Despite last year’s high level of investment worldwide, global FDI flows are expected to decrease by 10 to 15 percent in 2016. This is primarily due to “the fragility of the global economy, persistent weakness of aggregate demand, sluggish growth in some commodity exporting countries, effective policy measures to curb tax inversion deals and a slump in MNE profits,” according to the report.
In contrast, FDI inflows to Africa are expected to return to a path of growth and increase to US$55-60 billion in 2016, according to UNCTAD’s report. This rise has already become apparent in announced greenfield projects – understood as direct investments in building physical facilities from the ground up in a foreign country – in the first quarter of the year. Greenfield project announcements by Volkswagen and BMW in South Africa, Honda in Nigeria, Toyota in Kenya, and Nissan in Egypt indicate MNEs are showing a greater interest in the African auto industry in particular.
Regarding LDCs, continued reliance on natural resources is expected to lead to a decrease in FDI flows for 2016. In spite of this, Bangladesh, Ethiopia, and Myanmar are likely to experience an increase in FDI. Ethiopia has recently attracted various export-oriented investors from Asia looking for new manufacturing investment locations.
Policy trends and challenges
The UN institution’s report calls for greater attention to a number of policy challenges, including the need to scale-up investment facilitation efforts in order to ensure the achievement of the Sustainable Development Goals (SDGs). At the moment, many countries have frameworks in place for investment promotion (i.e marketing their country as an investment destination), but fall short in regards to implementing investment facilitation measures aimed at decreasing barriers to investment.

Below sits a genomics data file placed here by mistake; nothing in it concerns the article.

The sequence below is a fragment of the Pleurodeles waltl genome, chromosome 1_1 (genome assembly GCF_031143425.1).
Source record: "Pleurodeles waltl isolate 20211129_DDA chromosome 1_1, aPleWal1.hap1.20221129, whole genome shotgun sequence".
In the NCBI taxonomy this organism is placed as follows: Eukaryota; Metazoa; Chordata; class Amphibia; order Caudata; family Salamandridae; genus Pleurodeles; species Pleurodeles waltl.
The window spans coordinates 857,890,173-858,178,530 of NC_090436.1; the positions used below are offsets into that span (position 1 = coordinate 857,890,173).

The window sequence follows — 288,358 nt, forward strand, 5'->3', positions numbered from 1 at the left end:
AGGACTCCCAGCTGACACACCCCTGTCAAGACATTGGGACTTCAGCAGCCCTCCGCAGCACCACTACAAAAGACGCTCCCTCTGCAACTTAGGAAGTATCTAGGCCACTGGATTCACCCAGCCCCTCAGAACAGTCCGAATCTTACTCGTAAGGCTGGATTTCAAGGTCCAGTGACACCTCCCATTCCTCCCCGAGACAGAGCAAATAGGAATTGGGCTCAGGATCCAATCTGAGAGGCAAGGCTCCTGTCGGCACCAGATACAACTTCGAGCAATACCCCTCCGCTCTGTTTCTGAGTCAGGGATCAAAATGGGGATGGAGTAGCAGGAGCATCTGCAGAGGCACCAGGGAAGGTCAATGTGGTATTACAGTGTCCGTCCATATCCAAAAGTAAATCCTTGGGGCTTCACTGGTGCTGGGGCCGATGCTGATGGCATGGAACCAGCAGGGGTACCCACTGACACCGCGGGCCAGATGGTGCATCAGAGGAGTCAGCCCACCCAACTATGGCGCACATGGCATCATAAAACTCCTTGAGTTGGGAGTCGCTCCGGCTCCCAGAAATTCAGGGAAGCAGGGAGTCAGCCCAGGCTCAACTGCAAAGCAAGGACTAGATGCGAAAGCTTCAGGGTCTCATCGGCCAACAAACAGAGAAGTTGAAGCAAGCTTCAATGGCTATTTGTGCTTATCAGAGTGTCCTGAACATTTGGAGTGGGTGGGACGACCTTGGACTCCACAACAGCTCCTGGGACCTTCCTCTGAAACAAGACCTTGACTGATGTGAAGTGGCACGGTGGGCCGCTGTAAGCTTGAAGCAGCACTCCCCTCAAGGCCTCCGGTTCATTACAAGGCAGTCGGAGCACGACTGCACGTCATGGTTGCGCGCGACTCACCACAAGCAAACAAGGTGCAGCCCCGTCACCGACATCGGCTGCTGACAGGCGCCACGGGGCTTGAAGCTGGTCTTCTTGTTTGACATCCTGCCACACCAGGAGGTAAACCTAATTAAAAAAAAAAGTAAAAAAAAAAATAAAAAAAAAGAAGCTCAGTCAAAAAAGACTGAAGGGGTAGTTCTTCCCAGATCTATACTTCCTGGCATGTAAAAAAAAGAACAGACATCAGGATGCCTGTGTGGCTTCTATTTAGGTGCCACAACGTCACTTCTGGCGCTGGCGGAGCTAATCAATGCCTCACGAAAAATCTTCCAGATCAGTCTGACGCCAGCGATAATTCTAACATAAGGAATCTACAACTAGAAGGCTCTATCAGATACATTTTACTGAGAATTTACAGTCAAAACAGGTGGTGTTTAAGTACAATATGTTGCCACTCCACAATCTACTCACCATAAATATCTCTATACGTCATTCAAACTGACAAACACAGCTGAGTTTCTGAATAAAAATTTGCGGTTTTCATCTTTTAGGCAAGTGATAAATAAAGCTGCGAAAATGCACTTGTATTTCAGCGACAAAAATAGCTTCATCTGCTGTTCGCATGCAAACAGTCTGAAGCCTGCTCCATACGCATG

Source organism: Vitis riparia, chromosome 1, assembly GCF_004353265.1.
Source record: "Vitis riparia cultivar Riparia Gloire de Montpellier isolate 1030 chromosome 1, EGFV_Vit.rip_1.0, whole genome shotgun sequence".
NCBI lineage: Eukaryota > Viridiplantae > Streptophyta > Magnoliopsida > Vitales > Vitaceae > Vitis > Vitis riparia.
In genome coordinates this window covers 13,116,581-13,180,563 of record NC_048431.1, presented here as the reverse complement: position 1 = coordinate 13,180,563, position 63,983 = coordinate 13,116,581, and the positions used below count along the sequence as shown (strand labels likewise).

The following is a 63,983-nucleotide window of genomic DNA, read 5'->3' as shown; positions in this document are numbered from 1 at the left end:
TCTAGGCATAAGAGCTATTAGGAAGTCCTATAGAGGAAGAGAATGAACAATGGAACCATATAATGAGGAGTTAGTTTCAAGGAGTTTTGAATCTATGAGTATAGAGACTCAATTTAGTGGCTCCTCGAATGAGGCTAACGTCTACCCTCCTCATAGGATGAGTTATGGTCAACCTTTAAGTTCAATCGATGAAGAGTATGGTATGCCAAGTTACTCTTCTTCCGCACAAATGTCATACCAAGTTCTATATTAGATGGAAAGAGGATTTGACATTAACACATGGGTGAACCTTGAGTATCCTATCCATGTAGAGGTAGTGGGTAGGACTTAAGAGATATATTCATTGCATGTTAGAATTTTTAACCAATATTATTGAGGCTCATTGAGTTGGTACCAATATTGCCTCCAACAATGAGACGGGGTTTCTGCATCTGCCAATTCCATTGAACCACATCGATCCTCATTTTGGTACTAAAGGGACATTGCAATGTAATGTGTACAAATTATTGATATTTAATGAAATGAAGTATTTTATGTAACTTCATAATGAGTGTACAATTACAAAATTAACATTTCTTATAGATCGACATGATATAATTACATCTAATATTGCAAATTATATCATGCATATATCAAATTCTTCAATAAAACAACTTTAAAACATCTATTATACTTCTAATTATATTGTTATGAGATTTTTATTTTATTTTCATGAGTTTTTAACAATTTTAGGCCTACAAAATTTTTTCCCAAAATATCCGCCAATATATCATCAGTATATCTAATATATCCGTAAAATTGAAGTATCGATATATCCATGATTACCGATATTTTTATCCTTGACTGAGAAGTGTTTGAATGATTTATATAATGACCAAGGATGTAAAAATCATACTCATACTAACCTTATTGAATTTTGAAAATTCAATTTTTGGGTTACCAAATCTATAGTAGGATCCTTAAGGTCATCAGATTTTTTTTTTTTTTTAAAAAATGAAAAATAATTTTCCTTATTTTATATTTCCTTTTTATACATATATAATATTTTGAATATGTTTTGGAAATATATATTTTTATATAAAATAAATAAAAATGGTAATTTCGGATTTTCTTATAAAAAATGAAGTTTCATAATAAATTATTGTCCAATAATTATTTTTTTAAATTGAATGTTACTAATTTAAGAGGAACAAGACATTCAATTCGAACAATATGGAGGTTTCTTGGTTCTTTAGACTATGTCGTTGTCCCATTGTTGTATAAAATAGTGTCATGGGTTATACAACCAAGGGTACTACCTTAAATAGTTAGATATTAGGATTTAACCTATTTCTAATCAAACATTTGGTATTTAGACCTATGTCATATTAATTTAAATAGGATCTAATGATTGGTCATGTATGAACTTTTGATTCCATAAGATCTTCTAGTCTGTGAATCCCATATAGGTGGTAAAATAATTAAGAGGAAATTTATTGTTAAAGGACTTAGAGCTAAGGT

UNCTAD also underlines that the increasing complexity of investor nationality and ownership poses another major policy challenge. As the nationality of investors in and owners of foreign affiliates becomes increasingly blurred, the application of rules and regulations on foreign ownership becomes increasingly challenging as well.
The report also notes that 80 percent of countries restrict majority foreign ownership in at least one industry in an attempt to bolster the benefits of domestic ownership. However, “in an era of complex multinational ownership structures, the rationale and effectiveness of this policy instrument needs a comprehensive re-assessment,” notes Ban Ki-moon, the UN’s Secretary-General, in the preface of the report.
In an effort to remain competitive in Africa’s capital market, countries like Kenya and Tanzania have already abolished such restrictions, allowing 100 percent foreign ownership of a given company in order to attract greater levels of investment.
Concluding the key messages of the report, Mukhisa Kituyi emphasises that, on the whole, “it is important to find a balance between liberalization and regulation in pursuing the ultimate objective of promoting investment for sustainable development.”